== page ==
The premise? Super interesting. The thing I liked best about this was the plot. Also, I loved Eden as a character (and Kelly wasn’t so bad either, but Eden is where it’s at), she was independent and didn’t often do as she was told – I like a rebel. I felt the other characters were a bit hit or miss, and they definitely faded into the background (I couldn’t tell you most of their names) but since this story isn’t about them, that’s okay.

I did have a bit of a lull around 60%, to 65%. The pacing sort of fell away, everything was rushing at breakneck speed and then I hit a bump. But the last 35% of the book was great and really held my interest, it was a bit stressy, although that ending – I’m not sure if what happened is possible, I guess maybe? I’m not keen to conduct an experiment to find out haha.

The writing was excellent, even if the pacing was a bit much for me. I would have liked a bit more background on Kelly and Eden to be honest, we did get bits and pieces about them but I didn’t feel like I knew them very well (although in the case of Eden, that is probably the point).

All in all it was a fun read, and I’ll definitely be checking out more of Nuest’s work in the future!

Rating Report
Plot
four-stars
Characters
three-stars
Writing
four-half-stars
Pacing
two-stars
Cover
four-stars
Overall: 3.5

About A.J. Nuest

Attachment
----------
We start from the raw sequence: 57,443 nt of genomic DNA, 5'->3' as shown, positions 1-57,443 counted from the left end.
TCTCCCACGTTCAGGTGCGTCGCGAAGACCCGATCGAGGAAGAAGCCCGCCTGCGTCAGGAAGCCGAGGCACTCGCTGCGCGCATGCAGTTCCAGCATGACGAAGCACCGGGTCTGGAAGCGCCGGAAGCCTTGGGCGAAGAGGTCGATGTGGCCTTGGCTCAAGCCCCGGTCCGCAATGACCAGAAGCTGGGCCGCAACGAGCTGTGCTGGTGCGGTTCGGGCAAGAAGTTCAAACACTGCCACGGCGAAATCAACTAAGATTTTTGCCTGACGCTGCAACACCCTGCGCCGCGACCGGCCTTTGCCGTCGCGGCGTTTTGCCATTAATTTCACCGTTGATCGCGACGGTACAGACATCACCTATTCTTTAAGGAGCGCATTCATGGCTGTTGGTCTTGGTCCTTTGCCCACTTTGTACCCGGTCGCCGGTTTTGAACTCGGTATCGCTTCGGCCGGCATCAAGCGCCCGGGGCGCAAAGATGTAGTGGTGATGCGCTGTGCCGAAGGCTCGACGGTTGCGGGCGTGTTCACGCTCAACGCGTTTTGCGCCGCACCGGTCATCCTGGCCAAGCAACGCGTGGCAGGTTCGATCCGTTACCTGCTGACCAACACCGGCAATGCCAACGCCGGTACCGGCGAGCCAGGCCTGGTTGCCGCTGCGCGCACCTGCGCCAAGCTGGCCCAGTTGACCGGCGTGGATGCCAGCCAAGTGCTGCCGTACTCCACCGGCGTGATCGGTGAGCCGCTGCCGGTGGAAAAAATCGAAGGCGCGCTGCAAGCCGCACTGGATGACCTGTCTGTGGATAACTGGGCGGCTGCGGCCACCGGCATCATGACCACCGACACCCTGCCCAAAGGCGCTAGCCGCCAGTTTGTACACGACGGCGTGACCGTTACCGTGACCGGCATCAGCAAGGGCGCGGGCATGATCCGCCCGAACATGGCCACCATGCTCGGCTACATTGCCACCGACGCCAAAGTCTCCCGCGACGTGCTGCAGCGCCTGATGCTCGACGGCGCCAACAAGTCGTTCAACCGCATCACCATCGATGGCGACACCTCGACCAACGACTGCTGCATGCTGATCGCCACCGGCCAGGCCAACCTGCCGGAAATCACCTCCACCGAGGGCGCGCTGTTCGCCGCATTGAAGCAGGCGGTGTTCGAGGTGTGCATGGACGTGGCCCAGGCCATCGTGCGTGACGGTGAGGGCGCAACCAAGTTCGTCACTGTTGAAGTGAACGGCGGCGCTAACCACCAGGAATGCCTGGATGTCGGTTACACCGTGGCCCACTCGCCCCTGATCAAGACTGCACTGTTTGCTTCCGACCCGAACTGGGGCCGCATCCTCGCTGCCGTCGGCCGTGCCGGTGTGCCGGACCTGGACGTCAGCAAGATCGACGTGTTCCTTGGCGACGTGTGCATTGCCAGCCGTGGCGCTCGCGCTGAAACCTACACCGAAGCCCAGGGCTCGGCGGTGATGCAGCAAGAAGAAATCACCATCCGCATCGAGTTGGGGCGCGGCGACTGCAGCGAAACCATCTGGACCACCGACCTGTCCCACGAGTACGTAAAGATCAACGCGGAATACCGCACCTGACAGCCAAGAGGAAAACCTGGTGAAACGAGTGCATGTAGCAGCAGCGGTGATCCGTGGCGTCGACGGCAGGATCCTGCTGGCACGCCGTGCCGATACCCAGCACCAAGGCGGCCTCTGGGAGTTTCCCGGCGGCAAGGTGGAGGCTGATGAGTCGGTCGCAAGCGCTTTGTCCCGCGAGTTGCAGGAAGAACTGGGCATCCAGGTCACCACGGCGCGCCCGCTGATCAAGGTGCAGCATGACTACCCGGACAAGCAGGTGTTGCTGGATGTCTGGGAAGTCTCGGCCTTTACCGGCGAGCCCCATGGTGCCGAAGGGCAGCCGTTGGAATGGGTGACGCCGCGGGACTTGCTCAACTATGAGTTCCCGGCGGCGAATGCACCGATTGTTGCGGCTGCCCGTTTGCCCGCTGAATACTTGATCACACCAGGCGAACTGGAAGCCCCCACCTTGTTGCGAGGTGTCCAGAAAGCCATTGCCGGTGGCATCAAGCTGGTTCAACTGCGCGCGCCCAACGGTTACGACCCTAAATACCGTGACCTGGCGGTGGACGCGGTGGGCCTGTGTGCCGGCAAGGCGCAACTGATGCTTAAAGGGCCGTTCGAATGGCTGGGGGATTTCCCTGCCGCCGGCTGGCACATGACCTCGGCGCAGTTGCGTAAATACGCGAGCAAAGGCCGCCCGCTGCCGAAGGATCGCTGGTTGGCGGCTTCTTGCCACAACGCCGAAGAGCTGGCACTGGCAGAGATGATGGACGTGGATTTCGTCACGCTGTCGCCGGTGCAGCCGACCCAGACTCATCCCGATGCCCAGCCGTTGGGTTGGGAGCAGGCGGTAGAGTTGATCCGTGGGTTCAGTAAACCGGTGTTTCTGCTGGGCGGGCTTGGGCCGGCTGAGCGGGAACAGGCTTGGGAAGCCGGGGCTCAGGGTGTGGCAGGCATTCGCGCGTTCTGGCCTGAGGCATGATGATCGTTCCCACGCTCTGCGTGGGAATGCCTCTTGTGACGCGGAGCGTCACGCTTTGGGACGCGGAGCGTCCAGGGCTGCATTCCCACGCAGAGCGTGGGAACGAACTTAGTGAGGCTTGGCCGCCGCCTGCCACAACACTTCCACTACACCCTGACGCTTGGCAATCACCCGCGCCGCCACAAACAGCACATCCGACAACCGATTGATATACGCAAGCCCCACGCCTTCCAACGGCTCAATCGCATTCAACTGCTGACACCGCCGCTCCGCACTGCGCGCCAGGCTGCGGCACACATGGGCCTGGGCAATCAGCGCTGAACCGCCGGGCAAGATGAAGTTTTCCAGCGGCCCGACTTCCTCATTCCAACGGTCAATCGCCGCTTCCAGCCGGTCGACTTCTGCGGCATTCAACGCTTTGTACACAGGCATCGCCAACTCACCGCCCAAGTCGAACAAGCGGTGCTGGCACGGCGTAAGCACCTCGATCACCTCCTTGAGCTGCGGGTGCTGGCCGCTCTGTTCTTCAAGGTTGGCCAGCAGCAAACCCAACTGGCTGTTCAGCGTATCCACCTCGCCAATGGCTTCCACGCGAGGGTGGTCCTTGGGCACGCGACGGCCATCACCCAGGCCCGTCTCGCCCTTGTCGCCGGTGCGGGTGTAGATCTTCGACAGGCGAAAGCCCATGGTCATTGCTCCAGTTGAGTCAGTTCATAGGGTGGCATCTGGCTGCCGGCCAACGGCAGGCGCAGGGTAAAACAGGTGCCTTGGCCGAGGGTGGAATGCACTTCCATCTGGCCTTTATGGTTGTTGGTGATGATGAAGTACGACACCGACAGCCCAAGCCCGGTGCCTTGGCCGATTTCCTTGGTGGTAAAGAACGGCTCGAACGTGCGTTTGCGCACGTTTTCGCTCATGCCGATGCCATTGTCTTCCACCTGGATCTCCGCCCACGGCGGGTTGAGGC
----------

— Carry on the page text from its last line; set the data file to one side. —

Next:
Multi-published, award-winning author and editor AJ Nuest resides in Northwest Indiana with her loving husband, two beautiful children, and a bevy of spoiled pets. Her four-part serial fantasy romance, The Golden Key Chronicles, was awarded the RONE Time Travel Romance of 2015 by InD’tale Magazine, and her spin-off series, The Golden Key Legacy, was chosen as a Must Read Romance by USA Today’s Happy Ever After. Her contemporary romantic comedy, She’s Got Dibs, won First Place in the Heartland Romance Author’s Show Me the Spark! Contest, 2013. For more please visit her at ajnuest.com

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Book Review #3: Entwined by J.C. Harroway

Posted 28th January 2017 by Wattle in Books, Reviews / 8 Comments

I received this book for free in exchange for an honest review. This does not affect my opinion of the book or the content of my review.

Book Review #3: Entwined by J.C. HarrowayEntwined by J.C. Harroway
Series: Recovery Series #2
Published by Escape Publishing on January 15th 2017
Genres: Contemporary, Romance
Pages: 200
Format: E-Book
Source: NetGalley
Links: Goodreads | Amazon
Rating: three-half-stars
Series Rating: four-stars
Heat Level: 3 Flames

Your true family is the one you choose...

When nurse Jess Bellamy returns to her hometown for a cousin’s wedding, she hopes to completely avoid her ex and first love, Morgan Price. But Morgan is the best man, and the groom’s best friend, so try as she might, Jess can’t avoid him. Teenage Morgan, she got over. Grown up Morgan is infinitely hotter, infinitely more successful, and infinitely harder to ignore.